webinarJun 7, 2016

    Breaking Bad Habits: The Modern PT’s Formula for Success

    Since the dawn of rehab therapy, PTs have been operating in a system of restriction. In some cases, that’s a good thing—after all, therapists pride themselves in treating and healing their patients within the confines of evidence-based practice. But in many ways, the traditional system is broken—and that’s only growing more apparent as we enter a new age of health care: the era of value-based care delivery. For too long, rehab therapists have left it up to …

  • Why PROMs are the Key to Promoting Patient Safety Image

    articleJul 14, 2016 | 4 min. read

    Why PROMs are the Key to Promoting Patient Safety

    If you track outcomes data , you have access to information that highlights the effectiveness of your treatment and proves your value as a provider. But many standardized outcome measurements are missing the most crucial aspect of the patient experience: the patient’s own point of view. And when it comes to assessing the success of your treatment—and the overall safety and wellbeing of your patients—this is the perspective you need most. That’s why providers should turn to …

  • 3 Reasons Why Rehab Therapists Should Care About Outcomes Image

    articleFeb 1, 2016 | 4 min. read

    3 Reasons Why Rehab Therapists Should Care About Outcomes

    Data is a hot topic right now and for good reason: pretty soon, providers will have to learn how to survive in a pay-for-performance world. And while navigating this world might not be easy—at first, anyway—one way therapists can ensure they thrive (instead of simply survive) is through accurate data collection and analysis. But, keep in mind that data can come in many forms, and not all of it is created equal. In fact, good data— the …

  • The Role of Outcomes in Patient-Centered Care Image

    articleMar 17, 2016 | 5 min. read

    The Role of Outcomes in Patient-Centered Care

    You already know that health care is about more than diagnosing and treating a disease or impairment—it’s about treating the whole person, because that person is more than his or her condition or symptoms. Fortunately, the rest of the healthcare community is finally catching on. Modern health care puts the patient first. As this Society of Critical Care Medicine (SCCM) article states, “Healthcare is no longer a disease-centric process. Modern healthcare is patient-centric, where patients (and their …

  • Channeling Your Inner Chuck Norris: How to Master the Art of Outcomes Image

    articleFeb 17, 2016 | 6 min. read

    Channeling Your Inner Chuck Norris: How to Master the Art of Outcomes

    When I was growing up, I stayed at my grandparents house after school. This meant I spent the better part of my youth tuning into whatever my grandpa watched on TV. And because he watched a lot of Walker, Texas Ranger, I watched a lot of Walker, Texas Ranger. Chuck Norris was basically my afterschool nanny. (Don’t tell him I said that.) Each afternoon, I watched this karate-kicking cowboy fight off bad guy after bad guy. He …

  • PT v Outcomes: Dawn of Value Image

    articleMar 22, 2016 | 4 min. read

    PT v Outcomes: Dawn of Value

    Most superhero sagas revolve around a classic battle of good versus evil. The good guy—our hero—swoops in to save the day, rescuing everyone from whatever horrible deed the baddie was planning. But sometimes, a story needs two heroes to get the job done. While Batman and Superman are awesome—seriously, we love superheroes—in our world, the real superheroes are physical therapists. They may not wear capes or masks, but every day, PTs across the globe wield their extraordinary …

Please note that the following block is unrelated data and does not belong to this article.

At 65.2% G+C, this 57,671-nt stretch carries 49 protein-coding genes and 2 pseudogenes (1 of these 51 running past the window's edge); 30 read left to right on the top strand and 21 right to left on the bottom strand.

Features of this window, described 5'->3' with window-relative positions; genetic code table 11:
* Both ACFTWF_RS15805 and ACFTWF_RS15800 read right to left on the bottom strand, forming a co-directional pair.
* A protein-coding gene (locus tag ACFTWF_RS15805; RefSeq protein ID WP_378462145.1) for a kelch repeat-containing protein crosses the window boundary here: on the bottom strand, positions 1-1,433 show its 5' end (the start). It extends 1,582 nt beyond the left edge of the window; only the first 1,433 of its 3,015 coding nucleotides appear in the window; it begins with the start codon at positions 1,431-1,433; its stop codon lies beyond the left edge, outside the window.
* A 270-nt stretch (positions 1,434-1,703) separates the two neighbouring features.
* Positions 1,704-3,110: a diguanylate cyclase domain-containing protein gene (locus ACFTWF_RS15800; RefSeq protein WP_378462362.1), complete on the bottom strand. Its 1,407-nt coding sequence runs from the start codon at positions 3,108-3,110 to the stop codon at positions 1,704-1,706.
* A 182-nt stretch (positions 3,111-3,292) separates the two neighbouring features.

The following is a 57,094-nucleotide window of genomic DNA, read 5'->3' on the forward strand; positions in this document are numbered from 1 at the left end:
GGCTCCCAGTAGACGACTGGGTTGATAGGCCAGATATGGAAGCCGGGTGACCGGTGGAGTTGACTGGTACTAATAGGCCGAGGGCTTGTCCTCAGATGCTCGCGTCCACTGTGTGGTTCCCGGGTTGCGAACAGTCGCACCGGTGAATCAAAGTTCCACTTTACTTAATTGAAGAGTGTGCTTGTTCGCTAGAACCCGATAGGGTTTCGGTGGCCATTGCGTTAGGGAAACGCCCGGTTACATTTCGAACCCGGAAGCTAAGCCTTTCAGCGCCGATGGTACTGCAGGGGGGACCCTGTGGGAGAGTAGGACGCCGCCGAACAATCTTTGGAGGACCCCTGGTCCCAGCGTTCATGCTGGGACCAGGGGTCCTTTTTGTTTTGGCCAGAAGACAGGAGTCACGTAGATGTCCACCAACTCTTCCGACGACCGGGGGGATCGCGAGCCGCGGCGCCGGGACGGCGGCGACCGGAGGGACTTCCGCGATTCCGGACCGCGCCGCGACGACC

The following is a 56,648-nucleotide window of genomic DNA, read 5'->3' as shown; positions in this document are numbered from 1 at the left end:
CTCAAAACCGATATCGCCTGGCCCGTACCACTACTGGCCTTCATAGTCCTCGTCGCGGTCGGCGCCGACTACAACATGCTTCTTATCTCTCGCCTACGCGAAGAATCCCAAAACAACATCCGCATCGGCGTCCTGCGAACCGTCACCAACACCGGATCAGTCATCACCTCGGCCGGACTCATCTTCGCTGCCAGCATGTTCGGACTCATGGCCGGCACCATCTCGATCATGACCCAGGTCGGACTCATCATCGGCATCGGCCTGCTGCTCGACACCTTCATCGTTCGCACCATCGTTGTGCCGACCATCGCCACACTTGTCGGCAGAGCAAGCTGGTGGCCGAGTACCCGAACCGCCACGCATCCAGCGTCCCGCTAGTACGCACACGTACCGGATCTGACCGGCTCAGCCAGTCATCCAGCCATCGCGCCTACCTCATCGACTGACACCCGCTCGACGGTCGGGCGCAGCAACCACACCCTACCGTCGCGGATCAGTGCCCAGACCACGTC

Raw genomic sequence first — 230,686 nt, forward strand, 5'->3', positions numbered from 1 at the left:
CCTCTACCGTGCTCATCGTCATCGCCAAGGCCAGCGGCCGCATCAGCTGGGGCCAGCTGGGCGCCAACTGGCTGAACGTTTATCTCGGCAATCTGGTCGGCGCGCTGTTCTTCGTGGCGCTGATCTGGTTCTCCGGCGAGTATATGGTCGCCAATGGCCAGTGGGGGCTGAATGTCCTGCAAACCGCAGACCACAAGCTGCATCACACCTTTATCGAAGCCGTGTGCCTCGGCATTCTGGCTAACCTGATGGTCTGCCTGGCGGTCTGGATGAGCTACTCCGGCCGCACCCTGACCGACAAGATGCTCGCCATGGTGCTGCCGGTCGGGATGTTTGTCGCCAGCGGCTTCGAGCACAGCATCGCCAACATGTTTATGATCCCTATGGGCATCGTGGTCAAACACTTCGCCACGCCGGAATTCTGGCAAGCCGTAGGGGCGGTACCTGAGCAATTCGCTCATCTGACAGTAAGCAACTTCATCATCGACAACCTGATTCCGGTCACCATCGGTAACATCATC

• Your Patients, Your Practice, and Your Business: The Case for Aligning Payment with Outcomes Image

    articleMay 10, 2018 | 7 min. read

    Your Patients, Your Practice, and Your Business: The Case for Aligning Payment with Outcomes

    Do therapists work , or do they practice ? It is not an insignificant question, and the answer speaks volumes about how we think about ourselves as professionals. Why is it that so few of us use the word practice to describe what we do? How does this affect the ability to: empower therapists to treat patients independently, and compensate them for their productivity and the quality of the services they deliver to patients? Before we dive …

  • Fortune Favors Data: Lessons Learned About Outcomes at Ascend 2015 Image

    articleSep 21, 2015 | 7 min. read

    Fortune Favors Data: Lessons Learned About Outcomes at Ascend 2015

    Carl Sandberg’s 1914 poem “ Chicago ” spawned one of the city’s most popular nicknames: the City of Big Shoulders. The moniker proudly implies that Chicagoans are work horses—always carrying the weight of the world on their shoulders. They’re the toilers, the builders, and the difference-makers. By that definition, rehab therapy is certainly the Profession of Big Shoulders. Thus, it makes sense that this year’s Ascend 2015 took place in the heart of Chicagoland. And as the …

  • Up and Outcomes: Why You’ll Need Quality Data to Get Paid in the Value Era Image

    articleAug 12, 2016 | 5 min. read

    Up and Outcomes: Why You’ll Need Quality Data to Get Paid in the Value Era

    On the WebPT Blog, we’ve extensively covered the benefits of tracking and accurately analyzing outcomes data—from why it’s essential for patient safety to why it’s necessary to brand physical therapists as neuromuscular experts . But, as we move toward a pay-for-performance healthcare paradigm, objective outcomes data won’t merely be beneficial to physical therapists; it will be necessary for them to get paid. Here’s why: Payers Depend on Data Payers are transitioning to reimbursement structures rooted in service …

Achieve greatness in practice with the ultimate EMR for PTs, OTs, and SLPs.